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Strong domestic demand continued to be the engine of growth for development in East Asia and the Pacific, which posted a 7.5 percent growth in 2012 — higher than any other region in the world, the World Bank said on Monday.
In its latest analysis of the regional economy, released in Singapore on Monday, the World Bank said that as the global economy recovers, regional growth will rise moderately to 7.8 percent in 2013 and ease to 7.6 percent in 2014.
“The East Asia and Pacific region contributed around 40 percent of global growth in 2012, and the global economy continues to rely on the region’s growth, with investor confidence surging and financial markets remaining solid,” Axel van Trotsenburg, World Bank East Asia and Pacific vice president, said in an official statement from the bank.
“Now is the time for countries to focus on helping the remaining poor, with more and better quality investments to accelerate inclusive growth.”
Fiscal and monetary policies to boost consumption and investment helped sustain growth in 2012 across the region, with middle-income countries performing particularly well, the World Bank report showed.
The World bank forecasts the Thai economy will grow 5.3% this year, up from its 5% prediction in December, with a strong performance next year and economic growth of 5%, up from 4.5% earlier projected.
The bank predicts East Asian and Pacific economies will grow 7.8% this year on robust domestic demand, but it warns countries to guard against overheating in credit and asset prices.
The forecast is up from 7.5% last year, but the bank said in its latest East Asia and Pacific Update report that expansion would then drop to 7.6% next year.
Domestic demand will underpin the rise after the region contributed 40% of global growth last year.
Global risks arising from the eurozone debt crisis and US fiscal showdown have abated and there are signs of an economic turnaround in advanced economies, which bodes well for Asia's exports, the bank added.
However, one emerging issue is "the risk of overheating'' in some of the region's larger economies, it said.
Near-zero interest rates and easy monetary policies in the US, the European Union and Japan have led to a massive exodus of money from these countries into emerging markets, including those in Asia, where they can get higher returns.
The inflow has boosted property and stock prices but there are fears of an asset bubble that could collapse once the funds are withdrawn as quickly as they came in.
Combined with the funds influx, domestic stimulus measures - including low interest rates - implemented by governments to boost demand as exports waned have led to higher levels of debt and inflation.
"Continued demand-boosting measures may now be counter-productive as it could add to inflationary pressure,'' said Bert Hofman, the bank's chief regional economist.
"A strong rebound in capital inflows to the region induced by protracted rounds of quantitative easing in the US, EU and Japan, may amplify credit and asset price risks,'' he added.
Gross capital flows into the region amounted to US$46.8 billion (1,357 billion baht) in the first three months of this year, up 86.3% from a year ago, the bank said.
TAS Offshore Bhd (TAS) has secured new contracts to sell four offshore ships for the oil and gas sector valued about RM160mil.
It said on Monday the contracts were for the sale of two anchor handling tug oil recovery supply vessels and two offshore construction vessels.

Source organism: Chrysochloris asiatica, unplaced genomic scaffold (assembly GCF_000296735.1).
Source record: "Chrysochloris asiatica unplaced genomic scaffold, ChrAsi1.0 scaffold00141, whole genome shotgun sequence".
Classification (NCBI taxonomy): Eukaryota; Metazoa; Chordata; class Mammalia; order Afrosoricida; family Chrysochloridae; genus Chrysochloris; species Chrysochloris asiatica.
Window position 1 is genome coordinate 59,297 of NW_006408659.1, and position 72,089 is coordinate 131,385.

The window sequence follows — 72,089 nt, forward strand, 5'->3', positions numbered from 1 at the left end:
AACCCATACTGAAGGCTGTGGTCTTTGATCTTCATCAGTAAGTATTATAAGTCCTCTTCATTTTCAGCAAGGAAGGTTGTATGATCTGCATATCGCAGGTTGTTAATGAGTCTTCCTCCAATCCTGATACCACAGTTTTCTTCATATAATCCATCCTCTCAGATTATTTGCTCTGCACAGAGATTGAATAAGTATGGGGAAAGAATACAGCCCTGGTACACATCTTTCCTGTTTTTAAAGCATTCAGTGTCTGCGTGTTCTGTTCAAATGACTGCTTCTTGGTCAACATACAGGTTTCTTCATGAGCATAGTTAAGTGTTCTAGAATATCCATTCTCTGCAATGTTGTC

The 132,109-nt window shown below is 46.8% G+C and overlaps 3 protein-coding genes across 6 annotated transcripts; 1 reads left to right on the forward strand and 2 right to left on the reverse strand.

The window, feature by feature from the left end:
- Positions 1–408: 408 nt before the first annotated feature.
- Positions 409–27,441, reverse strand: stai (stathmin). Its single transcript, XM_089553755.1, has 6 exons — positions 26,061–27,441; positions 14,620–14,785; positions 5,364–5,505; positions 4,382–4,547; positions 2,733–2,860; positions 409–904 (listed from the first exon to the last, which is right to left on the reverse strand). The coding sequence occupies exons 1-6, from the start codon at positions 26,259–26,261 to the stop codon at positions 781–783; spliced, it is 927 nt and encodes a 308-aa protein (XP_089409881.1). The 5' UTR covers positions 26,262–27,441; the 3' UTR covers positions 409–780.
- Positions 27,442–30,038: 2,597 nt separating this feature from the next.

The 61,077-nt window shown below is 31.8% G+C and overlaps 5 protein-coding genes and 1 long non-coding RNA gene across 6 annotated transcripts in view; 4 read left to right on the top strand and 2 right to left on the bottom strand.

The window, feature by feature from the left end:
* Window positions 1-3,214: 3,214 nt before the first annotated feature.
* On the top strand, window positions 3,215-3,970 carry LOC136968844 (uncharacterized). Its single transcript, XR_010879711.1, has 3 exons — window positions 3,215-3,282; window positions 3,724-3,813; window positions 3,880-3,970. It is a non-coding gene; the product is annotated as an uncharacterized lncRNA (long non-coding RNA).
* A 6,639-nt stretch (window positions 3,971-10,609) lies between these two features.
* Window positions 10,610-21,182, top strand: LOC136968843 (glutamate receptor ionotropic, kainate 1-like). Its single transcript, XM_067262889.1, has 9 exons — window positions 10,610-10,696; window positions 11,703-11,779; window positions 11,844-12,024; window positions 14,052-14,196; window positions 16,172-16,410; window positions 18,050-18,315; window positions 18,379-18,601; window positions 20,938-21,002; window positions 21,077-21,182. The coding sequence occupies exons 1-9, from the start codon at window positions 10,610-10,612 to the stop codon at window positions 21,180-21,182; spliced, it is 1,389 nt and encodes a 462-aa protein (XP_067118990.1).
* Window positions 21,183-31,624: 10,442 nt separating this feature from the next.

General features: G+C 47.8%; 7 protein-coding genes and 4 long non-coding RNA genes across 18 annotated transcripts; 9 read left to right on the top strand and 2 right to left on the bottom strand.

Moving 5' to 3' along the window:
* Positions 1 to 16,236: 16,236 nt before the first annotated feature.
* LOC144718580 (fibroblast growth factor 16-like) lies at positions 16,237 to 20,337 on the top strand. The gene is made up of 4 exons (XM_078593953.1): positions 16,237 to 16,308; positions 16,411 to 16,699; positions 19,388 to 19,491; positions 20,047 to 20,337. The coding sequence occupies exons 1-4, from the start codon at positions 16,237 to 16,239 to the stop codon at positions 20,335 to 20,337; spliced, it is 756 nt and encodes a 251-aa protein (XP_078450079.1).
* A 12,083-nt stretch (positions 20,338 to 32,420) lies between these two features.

"The four vessels were sold to overseas customer. The revenue stream from the contracts is expected to contribute positively to the earnings and assets of TAS Group for financial years ending May 31, 2014 and 2015," said the company.
The World Bank has warned that the Philippines and a few other Asian countries were facing threats of overheating and suggested that policymakers start shifting focus from boosting economies to containing the buildup of inflationary pressures.
“Though the developing economies of East Asia are generally well prepared to absorb external shocks, an emerging concern is the risk of overheating in some of the larger economies,” the World Bank said in its latest outlook report for East Asia and the Pacific released Monday.
The bank said measures previously implemented to fuel economic growth of the concerned countries were now ripe for withdrawal. It explained that robust growth rates could eventually lead to inflationary problems if policies would remain the same.
“Continued demand-boosting measures may now be counterproductive. Countercyclical demand policies have helped sustain growth, but they may now risk stoking inflationary pressures and amplifying the credit and asset price risks that are emerging in the context of strong capital inflows into the region,” the World Bank said in the report.
In the case of the Philippines, the Bangko Sentral ng Pilipinas brought down interest rates to historic lows in 2012 in a bid to accelerate economic growth.
Yesterday in Asia
Asian markets slipped on Monday after a disappointing batch of Chinese growth figures, with traders keeping a wary eye on the Korean peninsula, where military tensions are high.
A pick-up in the yen dragged on Japan’s Nikkei after the United States warned Tokyo to avoid competitive devaluation as the unit faces heavy selling pressure on the back of huge central bank stimulus measures.
Tokyo fell 1.55 percent, or 209.48 points, to 13,275.66, while in the afternoon Hong Kong shed 1.39 percent and Shanghai was 1.09 percent lower.
Sydney finished 0.91 percent, or 45.6 points, lower at 4,967.9 and Seoul eased 0.20 percent, dipping 3.78 points to 1,920.45.
China said its economy grew 7.7 percent in the first quarter of the year.
Shayne Heffernan Ph.D.
Economist/Hedge Fund Manager
Live Trading News
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